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Summer associates at the Washington, D.C., office of Nelson Mullins Riley & Scarborough have an opportunity to customize their summer experience by trying a variety of different types of legal practices. “Our office is relatively small by Washington standards,” says George Wolfe, managing partner. “But we have a variety of practice areas, including corporate, litigation, regulatory, and legislative law.” Wolfe says that each summer associate has the opportunity to work with all the different practice groups but is encouraged to tailor the experience to his own interests. For example, this summer one law student from the University of Virginia intends to take advantage of the opportunity to work with all of the practice groups. Two other students, one from Georgetown and another from William and Mary, are focusing almost entirely on the firm’s corporate and regulatory financial services practice but also hope to get a glimpse into litigation. “We provide students with an opportunity to explore the breadth of work being done or to dig more deeply into a specific practice area,” Wolfe says. If students are interested in corporate work, they participate in actual deals as if they are the junior associates on the team, with appropriate supervision. The summer associates are included in client meetings and conference calls and are given the opportunity to assist with due diligence and the drafting of agreements and disclosure documents. Students who are interested in the firm’s legislative practice are often asked to attend congressional hearings and draft summaries to be used in client memos. Those interested in litigation are involved in traditional civil litigation as well as federal regulatory agency matters, including matters before the Federal Communications Commission, the Federal Trade Commission, and the Food and Drug Administration. “The opportunity here is different from many other D.C. summer programs,” says hiring partner Kate Kling. “Some firms do not use summer associates outside of their litigation practices, and the amount of client contact and real client work that our summer associates are given is unusual.” Kling says the small size of the office and the hectic nature of the practices mean the students are asked to do important work. “It may put more pressure on the summer associates than they may have expected, but the students are eager to rise to the occasion and seem to enjoy the work more.” The approach provides the students with real-time feedback, as much of the work they do will be delivered to a client and must be thoroughly reviewed before it is finalized. Whenever possible, the assigning attorney will sit down with the summer associates and give them feedback, then allow them to edit their own work so it can be delivered as a final work product. This is the same approach that the senior attorneys in the office use to train junior associates. “We want law students who choose to spend time with us to feel like they are really contributing and gaining real-world experience,” says Wolfe. “A summer at Nelson Mullins is designed to be a first step in helping students hone their interests and understand the reality of law firm practice.”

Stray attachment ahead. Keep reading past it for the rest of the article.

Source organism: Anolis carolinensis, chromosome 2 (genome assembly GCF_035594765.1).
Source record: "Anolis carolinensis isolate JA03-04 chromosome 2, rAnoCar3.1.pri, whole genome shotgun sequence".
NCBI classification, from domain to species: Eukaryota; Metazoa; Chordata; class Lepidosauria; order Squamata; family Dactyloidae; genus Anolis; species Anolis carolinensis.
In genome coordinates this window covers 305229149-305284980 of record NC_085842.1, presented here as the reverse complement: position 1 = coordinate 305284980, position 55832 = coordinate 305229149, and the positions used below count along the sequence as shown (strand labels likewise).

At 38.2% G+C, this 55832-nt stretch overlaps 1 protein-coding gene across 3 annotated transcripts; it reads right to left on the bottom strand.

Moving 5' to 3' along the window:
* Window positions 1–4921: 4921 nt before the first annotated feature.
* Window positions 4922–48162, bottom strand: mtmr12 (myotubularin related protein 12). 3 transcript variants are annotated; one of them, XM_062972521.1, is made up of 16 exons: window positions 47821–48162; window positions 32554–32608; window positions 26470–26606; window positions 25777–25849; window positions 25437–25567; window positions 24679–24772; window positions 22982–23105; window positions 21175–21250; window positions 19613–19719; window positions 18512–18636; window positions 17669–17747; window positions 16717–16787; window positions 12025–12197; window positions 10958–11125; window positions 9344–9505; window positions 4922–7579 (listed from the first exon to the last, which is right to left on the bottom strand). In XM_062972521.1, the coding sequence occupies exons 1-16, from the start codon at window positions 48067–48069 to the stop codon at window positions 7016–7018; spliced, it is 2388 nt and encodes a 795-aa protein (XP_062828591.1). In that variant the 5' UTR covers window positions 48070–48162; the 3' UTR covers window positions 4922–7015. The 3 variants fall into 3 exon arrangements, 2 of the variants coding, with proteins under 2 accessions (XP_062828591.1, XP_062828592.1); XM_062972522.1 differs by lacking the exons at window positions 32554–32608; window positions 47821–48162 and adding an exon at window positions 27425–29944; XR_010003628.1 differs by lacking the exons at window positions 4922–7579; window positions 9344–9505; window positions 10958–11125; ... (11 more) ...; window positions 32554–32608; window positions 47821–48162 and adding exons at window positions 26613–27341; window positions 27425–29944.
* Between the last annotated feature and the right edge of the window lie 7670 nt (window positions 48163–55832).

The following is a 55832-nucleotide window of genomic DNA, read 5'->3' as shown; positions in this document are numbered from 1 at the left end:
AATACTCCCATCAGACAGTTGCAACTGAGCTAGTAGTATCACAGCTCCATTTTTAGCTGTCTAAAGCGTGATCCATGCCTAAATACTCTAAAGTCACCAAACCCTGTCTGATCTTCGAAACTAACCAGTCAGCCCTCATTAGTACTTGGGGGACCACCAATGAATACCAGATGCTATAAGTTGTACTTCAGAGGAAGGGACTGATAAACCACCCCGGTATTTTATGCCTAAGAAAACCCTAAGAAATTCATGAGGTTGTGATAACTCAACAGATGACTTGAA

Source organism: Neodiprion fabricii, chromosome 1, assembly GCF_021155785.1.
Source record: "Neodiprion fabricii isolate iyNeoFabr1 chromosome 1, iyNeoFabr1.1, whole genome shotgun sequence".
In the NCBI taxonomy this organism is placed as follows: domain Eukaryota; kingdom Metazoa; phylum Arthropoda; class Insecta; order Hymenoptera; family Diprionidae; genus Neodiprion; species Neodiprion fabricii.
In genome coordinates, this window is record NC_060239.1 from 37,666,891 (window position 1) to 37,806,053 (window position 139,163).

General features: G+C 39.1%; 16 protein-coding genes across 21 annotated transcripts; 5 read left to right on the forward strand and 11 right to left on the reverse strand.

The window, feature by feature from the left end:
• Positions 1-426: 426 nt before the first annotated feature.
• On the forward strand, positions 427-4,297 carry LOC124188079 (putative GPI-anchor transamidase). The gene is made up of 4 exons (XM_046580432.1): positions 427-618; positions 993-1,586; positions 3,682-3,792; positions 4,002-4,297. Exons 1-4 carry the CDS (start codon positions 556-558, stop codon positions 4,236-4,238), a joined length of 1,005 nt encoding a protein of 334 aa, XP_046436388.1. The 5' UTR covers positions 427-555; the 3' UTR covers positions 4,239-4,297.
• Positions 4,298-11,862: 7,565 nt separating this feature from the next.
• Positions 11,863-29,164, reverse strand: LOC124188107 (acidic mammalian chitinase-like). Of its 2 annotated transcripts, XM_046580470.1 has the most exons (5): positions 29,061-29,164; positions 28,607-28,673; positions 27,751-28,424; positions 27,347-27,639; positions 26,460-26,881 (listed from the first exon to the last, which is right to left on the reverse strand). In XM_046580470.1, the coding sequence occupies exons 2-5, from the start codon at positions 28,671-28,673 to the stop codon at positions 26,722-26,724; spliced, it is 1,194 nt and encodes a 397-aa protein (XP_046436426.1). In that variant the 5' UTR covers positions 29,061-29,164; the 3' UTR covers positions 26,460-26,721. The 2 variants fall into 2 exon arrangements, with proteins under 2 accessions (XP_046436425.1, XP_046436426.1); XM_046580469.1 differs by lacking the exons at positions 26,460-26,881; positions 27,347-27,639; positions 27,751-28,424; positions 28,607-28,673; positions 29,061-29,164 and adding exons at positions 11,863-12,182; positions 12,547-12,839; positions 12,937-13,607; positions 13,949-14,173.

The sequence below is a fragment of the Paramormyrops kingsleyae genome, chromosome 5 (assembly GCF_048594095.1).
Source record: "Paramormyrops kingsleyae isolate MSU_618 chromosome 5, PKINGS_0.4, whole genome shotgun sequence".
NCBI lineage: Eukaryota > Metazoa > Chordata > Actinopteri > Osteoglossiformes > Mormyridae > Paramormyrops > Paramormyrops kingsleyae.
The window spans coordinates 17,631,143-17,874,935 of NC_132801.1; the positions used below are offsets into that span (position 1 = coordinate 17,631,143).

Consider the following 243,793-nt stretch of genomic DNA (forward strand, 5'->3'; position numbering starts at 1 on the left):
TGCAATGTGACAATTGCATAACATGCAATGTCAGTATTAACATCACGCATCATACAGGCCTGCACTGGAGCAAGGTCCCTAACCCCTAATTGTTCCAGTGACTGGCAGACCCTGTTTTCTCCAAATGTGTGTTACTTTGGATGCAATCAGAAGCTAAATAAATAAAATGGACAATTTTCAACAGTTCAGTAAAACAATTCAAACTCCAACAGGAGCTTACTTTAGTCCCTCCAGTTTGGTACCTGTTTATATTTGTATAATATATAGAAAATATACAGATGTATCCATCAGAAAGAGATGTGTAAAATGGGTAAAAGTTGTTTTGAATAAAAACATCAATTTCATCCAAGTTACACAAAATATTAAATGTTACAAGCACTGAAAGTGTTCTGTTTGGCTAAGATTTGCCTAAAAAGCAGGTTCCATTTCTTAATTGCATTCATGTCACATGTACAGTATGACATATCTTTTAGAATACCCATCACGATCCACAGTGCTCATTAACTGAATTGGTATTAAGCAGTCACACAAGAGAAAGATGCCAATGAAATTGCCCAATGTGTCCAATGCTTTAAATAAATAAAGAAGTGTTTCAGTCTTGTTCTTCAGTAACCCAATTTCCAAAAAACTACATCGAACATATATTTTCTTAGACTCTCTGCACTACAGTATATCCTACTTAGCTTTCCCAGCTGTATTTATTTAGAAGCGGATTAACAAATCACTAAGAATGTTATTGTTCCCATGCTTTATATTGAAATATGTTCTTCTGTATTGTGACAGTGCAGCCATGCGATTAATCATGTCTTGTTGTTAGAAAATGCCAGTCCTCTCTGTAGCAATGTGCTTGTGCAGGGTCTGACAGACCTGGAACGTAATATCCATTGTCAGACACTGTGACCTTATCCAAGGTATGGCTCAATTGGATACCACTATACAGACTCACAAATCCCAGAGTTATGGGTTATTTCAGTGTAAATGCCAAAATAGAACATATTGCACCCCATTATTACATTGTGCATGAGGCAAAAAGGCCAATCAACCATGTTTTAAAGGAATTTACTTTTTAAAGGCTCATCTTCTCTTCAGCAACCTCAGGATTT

Mary Q. Lutz is an associate and the Washington office summer program coordinator at Nelson Mullins Riley & Scarborough.

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